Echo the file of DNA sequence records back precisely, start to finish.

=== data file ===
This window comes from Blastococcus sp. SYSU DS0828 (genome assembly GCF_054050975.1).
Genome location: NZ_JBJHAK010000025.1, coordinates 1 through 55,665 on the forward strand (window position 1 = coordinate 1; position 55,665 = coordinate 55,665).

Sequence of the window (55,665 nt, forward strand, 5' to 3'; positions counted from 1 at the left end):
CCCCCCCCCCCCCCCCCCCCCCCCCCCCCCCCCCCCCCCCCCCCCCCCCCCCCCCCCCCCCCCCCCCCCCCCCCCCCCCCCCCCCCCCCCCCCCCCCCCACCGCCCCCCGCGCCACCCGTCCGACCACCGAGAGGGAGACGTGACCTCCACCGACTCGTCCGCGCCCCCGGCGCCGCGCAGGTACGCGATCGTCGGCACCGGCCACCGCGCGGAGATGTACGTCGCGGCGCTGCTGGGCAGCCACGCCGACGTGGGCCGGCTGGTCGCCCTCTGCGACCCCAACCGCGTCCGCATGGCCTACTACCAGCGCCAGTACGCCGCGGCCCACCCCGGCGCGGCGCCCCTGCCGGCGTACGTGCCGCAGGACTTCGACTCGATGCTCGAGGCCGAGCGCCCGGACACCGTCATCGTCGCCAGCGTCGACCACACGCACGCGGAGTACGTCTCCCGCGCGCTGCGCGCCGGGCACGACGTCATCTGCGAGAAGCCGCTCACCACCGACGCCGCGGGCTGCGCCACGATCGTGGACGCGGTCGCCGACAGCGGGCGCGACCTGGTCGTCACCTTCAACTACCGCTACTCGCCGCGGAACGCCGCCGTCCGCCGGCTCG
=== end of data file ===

This window comes from Blastococcus sp. SYSU DS0828 (genome assembly GCF_054050975.1).
Genome location: NZ_JBJHAK010000025.1, coordinates 1 through 55,665 on the forward strand (window position 1 = coordinate 1; position 55,665 = coordinate 55,665).

Sequence of the window (55,665 nt, forward strand, 5' to 3'; positions counted from 1 at the left end):
CCCCCCCCCCCCCCCCCCCCCCCCCCCCCCCCCCCCCCCCCCCCCCCCCCCCCCCCCCCCCCCCCCCCCCCCCCCCCCCCCCCCCCCCCCCCCCCCCCCACCGCCCCCCGCGCCACCCGTCCGACCACCGAGAGGGAGACGTGACCTCCACCGACTCGTCCGCGCCCCCGGCGCCGCGCAGGTACGCGATCGTCGGCACCGGCCACCGCGCGGAGATGTACGTCGCGGCGCTGCTGGGCAGCCACGCCGACGTGGGCCGGCTGGTCGCCCTCTGCGACCCCAACCGCGTCCGCATGGCCTACTACCAGCGCCAGTACGCCGCGGCCCACCCCGGCGCGGCGCCCCTGCCGGCGTACGTGCCGCAGGACTTCGACTCGATGCTCGAGGCCGAGCGCCCGGACACCGTCATCGTCGCCAGCGTCGACCACACGCACGCGGAGTACGTCTCCCGCGCGCTGCGCGCCGGGCACGACGTCATCTGCGAGAAGCCGCTCACCACCGACGCCGCGGGCTGCGCCACGATCGTGGACGCGGTCGCCGACAGCGGGCGCGACCTGGTCGTCACCTTCAACTACCGCTACTCGCCGCGGAACGCCGCCGTCCGCCGGCTCG